I have a check valve as well but running OUT of the bottle not in, just so it doesn't suck oxygen back into the bottle. Make sure that the tubing you have in the bottle DOES NOT TOUCH THE MIXTURE! Initially mine did, and it did in fact pump yeasty water into my tank.

After fishing out 3 dead amanos and a cherry barb and doing a massive waterchange, I cut the tubing so it is only about 1.5" inside the bottle (I fill up a 2l juice bottle just to the top of where the label would be), and it's been great since then (aside from not lasting more than 2 weeks for me).

When I move and have more room for a tank (right now mine is on top of my dresser), i'll probably go pressurized, it's way less hassle
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Old 08-28-2005, 03:01 AM   #9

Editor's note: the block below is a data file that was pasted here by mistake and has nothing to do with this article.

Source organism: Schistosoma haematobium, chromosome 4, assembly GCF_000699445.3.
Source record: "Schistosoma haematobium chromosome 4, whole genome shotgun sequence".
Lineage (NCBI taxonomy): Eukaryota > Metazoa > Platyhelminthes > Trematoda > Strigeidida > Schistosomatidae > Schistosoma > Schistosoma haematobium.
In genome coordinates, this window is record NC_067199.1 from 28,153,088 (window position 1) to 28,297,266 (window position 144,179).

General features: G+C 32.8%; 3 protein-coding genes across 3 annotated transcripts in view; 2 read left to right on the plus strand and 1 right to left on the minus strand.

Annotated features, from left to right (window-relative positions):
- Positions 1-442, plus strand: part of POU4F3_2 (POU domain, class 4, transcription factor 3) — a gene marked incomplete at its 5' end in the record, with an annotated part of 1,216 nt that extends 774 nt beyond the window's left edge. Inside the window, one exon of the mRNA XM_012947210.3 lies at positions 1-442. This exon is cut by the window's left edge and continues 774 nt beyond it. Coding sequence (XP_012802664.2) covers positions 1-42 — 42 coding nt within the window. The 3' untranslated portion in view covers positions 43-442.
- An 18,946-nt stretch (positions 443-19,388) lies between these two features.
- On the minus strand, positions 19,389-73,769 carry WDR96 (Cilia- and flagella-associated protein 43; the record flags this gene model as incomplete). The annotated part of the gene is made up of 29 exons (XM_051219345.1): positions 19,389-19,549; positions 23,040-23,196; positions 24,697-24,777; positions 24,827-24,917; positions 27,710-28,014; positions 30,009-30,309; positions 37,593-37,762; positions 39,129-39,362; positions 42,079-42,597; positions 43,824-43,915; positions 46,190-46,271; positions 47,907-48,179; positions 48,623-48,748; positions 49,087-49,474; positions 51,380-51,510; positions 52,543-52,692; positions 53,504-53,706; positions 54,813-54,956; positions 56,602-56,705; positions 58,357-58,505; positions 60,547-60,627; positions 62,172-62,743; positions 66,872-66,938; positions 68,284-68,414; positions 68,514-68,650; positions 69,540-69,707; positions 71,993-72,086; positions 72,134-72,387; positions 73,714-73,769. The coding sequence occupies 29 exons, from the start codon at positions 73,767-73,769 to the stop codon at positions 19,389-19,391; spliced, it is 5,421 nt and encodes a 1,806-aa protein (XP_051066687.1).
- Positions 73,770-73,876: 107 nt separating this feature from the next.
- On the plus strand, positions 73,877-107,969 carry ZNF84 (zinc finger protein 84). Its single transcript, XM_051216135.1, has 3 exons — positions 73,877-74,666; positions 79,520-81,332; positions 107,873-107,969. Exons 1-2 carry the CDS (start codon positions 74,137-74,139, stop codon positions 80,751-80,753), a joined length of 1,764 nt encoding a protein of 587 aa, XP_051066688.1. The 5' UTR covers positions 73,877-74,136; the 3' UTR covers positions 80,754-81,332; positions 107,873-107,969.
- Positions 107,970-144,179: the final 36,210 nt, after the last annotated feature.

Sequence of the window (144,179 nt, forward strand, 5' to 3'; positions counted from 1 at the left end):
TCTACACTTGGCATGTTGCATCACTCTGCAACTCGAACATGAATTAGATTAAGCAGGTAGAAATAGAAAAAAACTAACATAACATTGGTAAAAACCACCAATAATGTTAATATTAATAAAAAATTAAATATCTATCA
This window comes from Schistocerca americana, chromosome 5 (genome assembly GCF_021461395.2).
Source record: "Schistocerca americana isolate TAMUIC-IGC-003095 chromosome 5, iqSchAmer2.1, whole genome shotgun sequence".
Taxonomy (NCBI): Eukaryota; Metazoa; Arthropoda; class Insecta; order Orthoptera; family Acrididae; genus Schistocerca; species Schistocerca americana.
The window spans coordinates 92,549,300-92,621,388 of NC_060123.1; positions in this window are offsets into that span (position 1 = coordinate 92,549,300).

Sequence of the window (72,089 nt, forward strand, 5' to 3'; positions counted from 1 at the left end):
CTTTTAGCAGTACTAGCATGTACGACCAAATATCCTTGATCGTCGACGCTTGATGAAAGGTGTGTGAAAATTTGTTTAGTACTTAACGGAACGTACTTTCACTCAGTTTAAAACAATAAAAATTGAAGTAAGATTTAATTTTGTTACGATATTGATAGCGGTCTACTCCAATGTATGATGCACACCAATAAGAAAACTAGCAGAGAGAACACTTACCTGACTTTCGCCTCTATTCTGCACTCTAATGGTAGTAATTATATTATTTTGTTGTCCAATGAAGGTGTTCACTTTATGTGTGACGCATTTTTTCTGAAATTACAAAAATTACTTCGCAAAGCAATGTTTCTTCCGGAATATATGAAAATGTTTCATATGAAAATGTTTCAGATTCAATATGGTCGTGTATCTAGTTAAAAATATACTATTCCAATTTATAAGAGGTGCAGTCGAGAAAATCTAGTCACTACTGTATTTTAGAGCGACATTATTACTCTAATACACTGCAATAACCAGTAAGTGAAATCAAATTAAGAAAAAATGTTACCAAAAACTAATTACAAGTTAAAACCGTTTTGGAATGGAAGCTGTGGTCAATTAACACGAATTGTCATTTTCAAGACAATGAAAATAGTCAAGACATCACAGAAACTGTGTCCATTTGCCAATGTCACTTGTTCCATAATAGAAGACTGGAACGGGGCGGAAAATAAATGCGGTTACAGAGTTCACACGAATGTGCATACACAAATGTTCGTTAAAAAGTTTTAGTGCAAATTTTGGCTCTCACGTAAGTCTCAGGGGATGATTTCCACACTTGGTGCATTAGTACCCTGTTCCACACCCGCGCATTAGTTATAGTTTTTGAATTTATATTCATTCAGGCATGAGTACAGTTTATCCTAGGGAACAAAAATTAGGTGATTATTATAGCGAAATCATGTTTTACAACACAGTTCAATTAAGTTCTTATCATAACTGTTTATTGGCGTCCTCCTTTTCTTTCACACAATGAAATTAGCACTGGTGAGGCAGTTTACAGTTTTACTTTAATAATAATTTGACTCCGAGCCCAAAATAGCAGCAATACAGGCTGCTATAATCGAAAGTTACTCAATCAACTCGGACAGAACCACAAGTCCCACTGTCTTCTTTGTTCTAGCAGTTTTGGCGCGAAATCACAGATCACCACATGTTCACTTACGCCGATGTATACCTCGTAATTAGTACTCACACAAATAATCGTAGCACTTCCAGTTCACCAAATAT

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Have you tried a "rigid bottle? I used 2x 1 gal Nalgene on 60 gal:

http://www.inmarkinc.com/images/lo1g...eneContain.jpg

but glass (with your stopper) would be fine too. Maybe someone sells apple juce in glass still... BTW inmarkinc seems to have a good selection of bottles.
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Old 08-28-2005, 10:04 AM   #10
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The only issue I'd have with glass is the shrapnel factor. If for some reason the output tube from the bottle got clogged, pinched or blocked for any reason, you would have a pressure buildup in the glass bottle.

If you're using a stopper then probably the stopper would pop out first. Not sure how much pressure it would take to blow the bottle, and perhaps DIY CO2 will never build up enough pressure to be able to do so, but I'd keep it in mind...
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Old 08-28-2005, 01:57 PM   #11